• The employee has since 'changed their position', meaning they have spent the money in question. However, this does not mean just spending it on usual items of expenditure, such as bills, everyday spending, etc – you must have gone out of your way and changed your position, such as making additional purchases which you would not have done had you not received that money.

So whilst there is nothing stopping an employer from pursuing a claim to recover an overpayment, if the above conditions are satisfied then an employee could raise the defence of 'estoppel' and prevent the claim for proceeding any further.

A lot would also depend on what your contract says – for example if this was specifically defined as a shift allowance, which was obviously only payable if you were doing shift work, then it is likely that you should not have been receiving these payments if you were no longer doing shift work. So the employer could have a genuine and valid reason to try and reclaim these based on the above. However, dismissal would be a harsh outcome.

JACUSTOMER-rqt3kijs- : Can I send you the contract and see what you think about the wording? I'm trying to make sure I don't get dismissed initially. Would there be any grounds for dismissal at all given it wasn't me claiming the money?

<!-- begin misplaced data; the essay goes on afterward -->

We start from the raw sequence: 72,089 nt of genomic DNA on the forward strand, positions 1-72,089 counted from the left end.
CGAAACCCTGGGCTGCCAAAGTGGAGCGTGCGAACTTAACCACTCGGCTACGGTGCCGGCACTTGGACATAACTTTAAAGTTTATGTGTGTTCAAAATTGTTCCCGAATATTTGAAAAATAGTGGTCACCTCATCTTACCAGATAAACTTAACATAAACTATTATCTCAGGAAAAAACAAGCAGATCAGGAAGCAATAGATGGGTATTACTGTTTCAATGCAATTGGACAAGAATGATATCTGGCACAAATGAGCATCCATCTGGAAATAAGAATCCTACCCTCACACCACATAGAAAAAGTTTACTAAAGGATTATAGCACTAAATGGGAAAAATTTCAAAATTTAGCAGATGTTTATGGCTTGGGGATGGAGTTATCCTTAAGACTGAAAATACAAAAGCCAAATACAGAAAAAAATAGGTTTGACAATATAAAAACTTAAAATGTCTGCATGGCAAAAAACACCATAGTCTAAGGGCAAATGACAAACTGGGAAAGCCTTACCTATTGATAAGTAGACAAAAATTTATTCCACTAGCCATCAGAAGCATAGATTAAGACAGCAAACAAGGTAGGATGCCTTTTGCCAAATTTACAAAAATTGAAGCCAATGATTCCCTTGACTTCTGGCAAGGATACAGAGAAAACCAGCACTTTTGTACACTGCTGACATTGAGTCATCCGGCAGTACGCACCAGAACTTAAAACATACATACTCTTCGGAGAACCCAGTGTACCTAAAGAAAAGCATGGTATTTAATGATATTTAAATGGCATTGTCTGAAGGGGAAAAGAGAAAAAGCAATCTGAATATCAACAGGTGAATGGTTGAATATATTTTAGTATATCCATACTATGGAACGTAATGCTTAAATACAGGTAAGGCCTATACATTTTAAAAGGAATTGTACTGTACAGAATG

Ben Jones :

Dismissal would be difficult to justify - in the circumstances it is not a matter of fraud or you intentionally claiming the money in question

Ben Jones :

If you can just attach the relevant part I can take a look

JACUSTOMER-rqt3kijs- : Ok silly question but how do I add an attachment?
Ben Jones :

there should be a paperclip icon on the toolbar

JACUSTOMER-rqt3kijs- :

Contract of employment
Full Size Image

JACUSTOMER-rqt3kijs- :

OK i think thats attached. I appreciate it's quite a big document. I'm concerned about the code of conduct section. No reference to specific rules around the shift allowance though.

JACUSTOMER-rqt3kijs- :

but the first two pages are a letter i received before the t&c were offered specifically about the shift allowance.

JACUSTOMER-rqt3kijs- :

because of the size of the doc, i'm happy to pay more than originally agreed if thats possible

Ben Jones :

Hi, thanks for the document. I have checked it and the only reference that would be relevant is at the start, which says that you retain your current shift allowance on the assumption your shift pattern does not change.